Covid booster side effects: The painful signs considered ‘common’ – how to treat them
COVID vaccine: Variants that beat jabs 'will appear' says expert
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The current number of boosters given out in the UK is more than 37 million doses. Just like any medication, the booster shot can also cause some possible side effects. However, this doesn’t make the jabs unsafe as they are measured up to “rigorous” scientific standards for safety and effectiveness, according to the Centers for Disease Control and Prevention (CDC).
The decision to roll out booster vaccines was informed by the findings of waning immunity after the second dose of the Covid vaccine.
The booster shot is set to offer “longer-term protection” against Covid, according to the NHS.
The side effects that come with this extra shot can differ based on the particular vaccine you will receive.
However, there are certain side effects labelled as “common” that you might experience after the shot, according to the British Heart Foundation (BHF).
The side effects of your booster shot will be “usually similar” to the signs you experienced after your second dose, the charity shares.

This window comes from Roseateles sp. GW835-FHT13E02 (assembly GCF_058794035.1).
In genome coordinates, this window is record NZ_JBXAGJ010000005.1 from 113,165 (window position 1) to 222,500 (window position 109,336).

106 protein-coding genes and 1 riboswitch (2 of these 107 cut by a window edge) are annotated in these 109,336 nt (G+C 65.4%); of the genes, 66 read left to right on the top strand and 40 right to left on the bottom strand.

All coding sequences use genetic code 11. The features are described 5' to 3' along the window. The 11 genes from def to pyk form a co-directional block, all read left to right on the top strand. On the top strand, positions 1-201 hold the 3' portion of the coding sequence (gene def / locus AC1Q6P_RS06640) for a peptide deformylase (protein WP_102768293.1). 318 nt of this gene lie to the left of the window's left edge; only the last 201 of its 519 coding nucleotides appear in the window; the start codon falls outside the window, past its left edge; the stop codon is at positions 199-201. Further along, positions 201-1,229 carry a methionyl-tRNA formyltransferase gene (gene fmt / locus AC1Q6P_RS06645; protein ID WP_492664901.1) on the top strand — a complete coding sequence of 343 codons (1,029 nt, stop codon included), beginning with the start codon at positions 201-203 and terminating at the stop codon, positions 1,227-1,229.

The “common” signs are considered to be “mild” and not long-lasting.
This includes muscle pain and pain in the injection site.
As you might have experienced with the other doses, the pain in the spot where you received your jab might make your arm feel “sore”.
In fact, this sign seems to be the most commonly reported problem after the booster jab, according to the CDC.
To ease this side effect, the health body recommends applying a clean, cool, wet cloth over the area.
They also add that exercising your arm could help with the pain and discomfort.
The other common sign is muscle pain, also known as myalgia.
If you experience a sign like this one, over-the-counter medicine could offer aid.
The CDC recommends talking to a doctor about following an ibuprofen or aspirin treatment.
The BHF also states that you can “take paracetamol to treat” these side effects.
Most of the side effects will last no more than a few days. However, if you struggle with a fever that lasts longer than a couple of days, you should self-isolate and take a test, according to the BHF.
Why should I get a Covid booster?
There’s scientific evidence that the immunity offered from the second dose will wane after time.
And Covid jabs are considered the “best way to protect” yourself and other people from the virus.
The vaccine can cut your risk of serious disease, reduce your risk of catching Covid and offer protection against new variants, the NHS states.
It adds that all the coronavirus jabs available in the UK were approved for use and have met “strict” safety and quality standards.
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